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[classical music]
"Lisa: Well, where's my dad?
Frink: Well, it should be obvious to even the most dimwitted individual who holds an advanced degree in hyperbolic topology that Homer Simpson has stumbled into
... (dramatic pause) ...
the third dimension."
Hey folks I've got a relatively quick
video for you today,

just sort of a footnote between chapters.
In the last two videos I talked about
linear transformations and matrices, but,
I only showed the specific case of

transformations that take
two-dimensional vectors to other

two-dimensional vectors.
In general throughout the series we'll work
mainly

in two dimensions.
Mostly because it's easier to actually
see on the screen and wrap your mind around,

but, more importantly than that
once you get all the core ideas in two
dimensions they carry over pretty

seamlessly to higher dimensions.
Nevertheless it's good to peak our heads
outside of flatland now and then to...

you know see what it means to apply these
ideas in more than just those two dimensions.

For example, consider a linear transformation with three-dimensional vectors as inputs
and three-dimensional vectors as outputs.
We can visualize this by smooshing around
all the points in three-dimensional space,

as represented by a grid, in such a
way that keeps the grid lines parallel

and evenly spaced and which fixes
the origin in place.

And just as with two dimensions,
every point of space that we see moving around

is really just a proxy for a vector who
has its tip at that point,

and what we're really doing
is thinking about input vectors

*moving over* to their corresponding outputs,
and just as with two dimensions,
one of these transformations is completely described by where the basis vectors go.
But now, there are three standard basis
vectors that we typically use:

the unit vector in the x-direction, i-hat;
the unit vector in the y-direction, j-hat;
and a new guy—the unit vector in
the z-direction called k-hat.

In fact, I think it's easier to think
about these transformations

by only following those basis vectors
since, the for 3-D grid representing all
points can get kind of messy

By leaving a copy of the original axes
in the background,

we can think about the coordinates of
where each of these three basis vectors lands.

Record the coordinates of these three
vectors as the columns of a 3×3 matrix.

This gives a matrix that completely describes the transformation using only nine numbers.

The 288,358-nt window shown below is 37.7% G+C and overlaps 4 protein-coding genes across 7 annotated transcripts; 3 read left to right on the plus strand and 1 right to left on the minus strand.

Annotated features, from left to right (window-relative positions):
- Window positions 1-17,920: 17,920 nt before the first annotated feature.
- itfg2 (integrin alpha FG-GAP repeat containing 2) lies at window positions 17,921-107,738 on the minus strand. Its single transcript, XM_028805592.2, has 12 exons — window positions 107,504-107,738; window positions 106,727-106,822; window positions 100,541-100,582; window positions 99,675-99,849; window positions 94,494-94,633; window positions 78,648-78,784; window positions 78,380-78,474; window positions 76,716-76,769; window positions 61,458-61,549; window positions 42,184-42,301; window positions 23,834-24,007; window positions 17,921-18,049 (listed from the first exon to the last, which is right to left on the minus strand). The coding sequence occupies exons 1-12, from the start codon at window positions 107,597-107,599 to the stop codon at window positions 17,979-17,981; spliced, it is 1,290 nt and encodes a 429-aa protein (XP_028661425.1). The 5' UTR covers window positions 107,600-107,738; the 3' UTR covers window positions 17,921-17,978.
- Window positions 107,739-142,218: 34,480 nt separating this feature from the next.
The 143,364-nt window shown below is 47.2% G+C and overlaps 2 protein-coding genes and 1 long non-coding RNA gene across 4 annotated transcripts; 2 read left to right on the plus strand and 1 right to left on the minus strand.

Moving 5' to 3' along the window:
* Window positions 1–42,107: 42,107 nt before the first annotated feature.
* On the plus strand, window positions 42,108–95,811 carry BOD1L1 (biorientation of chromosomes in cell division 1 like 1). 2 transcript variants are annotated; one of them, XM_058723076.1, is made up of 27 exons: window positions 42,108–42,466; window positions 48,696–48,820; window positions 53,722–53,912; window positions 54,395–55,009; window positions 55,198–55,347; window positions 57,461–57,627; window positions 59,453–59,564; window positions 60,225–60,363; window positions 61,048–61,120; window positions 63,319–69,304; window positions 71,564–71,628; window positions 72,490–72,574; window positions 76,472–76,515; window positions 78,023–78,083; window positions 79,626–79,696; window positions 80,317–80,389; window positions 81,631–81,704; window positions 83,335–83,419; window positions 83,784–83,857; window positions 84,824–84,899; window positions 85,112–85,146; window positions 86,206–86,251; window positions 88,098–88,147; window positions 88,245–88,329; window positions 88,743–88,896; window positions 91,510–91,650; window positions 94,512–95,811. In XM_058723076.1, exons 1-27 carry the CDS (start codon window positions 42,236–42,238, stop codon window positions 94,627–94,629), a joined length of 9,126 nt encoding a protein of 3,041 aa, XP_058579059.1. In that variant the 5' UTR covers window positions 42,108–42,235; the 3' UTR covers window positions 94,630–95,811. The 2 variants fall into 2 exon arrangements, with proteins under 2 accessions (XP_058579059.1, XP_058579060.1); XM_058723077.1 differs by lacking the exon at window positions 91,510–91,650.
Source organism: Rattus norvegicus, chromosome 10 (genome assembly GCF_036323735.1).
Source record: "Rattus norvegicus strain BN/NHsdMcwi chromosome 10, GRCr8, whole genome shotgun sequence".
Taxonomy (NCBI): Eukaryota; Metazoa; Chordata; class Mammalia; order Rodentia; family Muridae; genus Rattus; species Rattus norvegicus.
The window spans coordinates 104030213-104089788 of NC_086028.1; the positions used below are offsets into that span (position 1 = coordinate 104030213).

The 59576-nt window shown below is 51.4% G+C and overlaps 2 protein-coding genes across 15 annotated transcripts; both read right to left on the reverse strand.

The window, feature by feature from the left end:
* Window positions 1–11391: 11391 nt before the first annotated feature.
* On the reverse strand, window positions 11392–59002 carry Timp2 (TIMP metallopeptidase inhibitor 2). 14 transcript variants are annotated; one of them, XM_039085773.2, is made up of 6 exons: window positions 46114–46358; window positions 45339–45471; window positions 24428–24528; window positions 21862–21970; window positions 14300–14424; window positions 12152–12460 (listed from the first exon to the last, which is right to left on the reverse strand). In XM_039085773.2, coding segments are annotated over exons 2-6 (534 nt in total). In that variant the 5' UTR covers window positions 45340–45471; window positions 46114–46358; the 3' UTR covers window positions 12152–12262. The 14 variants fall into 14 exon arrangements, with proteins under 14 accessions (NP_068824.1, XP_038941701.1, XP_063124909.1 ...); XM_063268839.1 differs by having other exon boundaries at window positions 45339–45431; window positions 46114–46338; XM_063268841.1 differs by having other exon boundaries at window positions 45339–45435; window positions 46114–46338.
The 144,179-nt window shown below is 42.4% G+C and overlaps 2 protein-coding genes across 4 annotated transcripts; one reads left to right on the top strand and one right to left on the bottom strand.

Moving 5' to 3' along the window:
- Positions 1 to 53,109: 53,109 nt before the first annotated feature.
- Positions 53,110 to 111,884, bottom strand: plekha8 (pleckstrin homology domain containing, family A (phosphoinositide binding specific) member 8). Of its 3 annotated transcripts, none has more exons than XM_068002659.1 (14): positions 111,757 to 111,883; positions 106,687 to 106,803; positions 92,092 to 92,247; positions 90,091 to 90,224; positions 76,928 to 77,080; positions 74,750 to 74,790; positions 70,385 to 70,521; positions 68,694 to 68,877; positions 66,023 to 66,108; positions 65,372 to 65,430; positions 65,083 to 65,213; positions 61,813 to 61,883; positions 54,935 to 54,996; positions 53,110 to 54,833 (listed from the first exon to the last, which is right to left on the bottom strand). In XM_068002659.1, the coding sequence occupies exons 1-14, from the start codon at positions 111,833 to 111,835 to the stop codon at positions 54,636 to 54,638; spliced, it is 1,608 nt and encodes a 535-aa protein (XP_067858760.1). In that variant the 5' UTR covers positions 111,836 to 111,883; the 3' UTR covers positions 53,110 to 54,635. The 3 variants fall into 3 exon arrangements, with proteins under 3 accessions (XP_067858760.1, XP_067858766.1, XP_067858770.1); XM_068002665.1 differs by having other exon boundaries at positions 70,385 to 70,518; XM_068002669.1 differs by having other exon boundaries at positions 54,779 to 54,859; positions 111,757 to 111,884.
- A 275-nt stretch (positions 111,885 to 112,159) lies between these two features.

As a simple example, consider,
the transformation that rotate space

90 degrees around the y-axis.
So that would mean that it takes i-hat
to the coordinates [0,0,-1]
on the z-axis,

it doesn't move j-hat so it stays at the
coordinates [0,1,0]

and then k-hat moves over to the x-axis at
[1,0,0].

Those three sets of coordinates become
the columns of a matrix

that describes that rotation transformation.
To see where vector with coordinates XYZ
lands the reasoning is almost identical

to what it was for two dimensions—each
of those coordinates can be thought of

as instructions for how to scale
each basis vector so that they add
together to get your vector.

And the important part just like the 2-D case is
that this scaling and adding process

works both before and after the
transformation.

So, to see where your vector lands
you multiply those coordinates

by the corresponding columns of the matrix
and

then you add together the three results.
Multiplying two matrices is also similar
whenever you see two 3×3 matrices
getting multiplied together

you should imagine first applying the
transformation encoded by the right one

then applying the transformation encoded
by the left one.

It turns out that 3-D matrix
multiplication is actually pretty

important for fields like computer
graphics and robotics—since things like

rotations in three dimensions can be
pretty hard to describe, but,

they're easier to wrap your mind around if
you can break them down as the composition

of separate easier to think about
rotations

Performing this matrix multiplication
numerically, is, once again pretty similar

to the two-dimensional case.
In fact a
good way to test your understanding of

the last video would be to try to reason
through what specifically this matrix

multiplication should look like thinking
closely about how it relates to the idea

of applying two successive of
transformations in space.

In the next video I'll start getting
into the determinant.

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Three-dimensional linear transformations | Essence of linear algebra, chapter 5 中文 (Three-dimensional linear transformations | Essence of linear algebra, chapter 5)

111 分類 收藏
Chun Sang Suen 發佈於 2018 年 8 月 23 日
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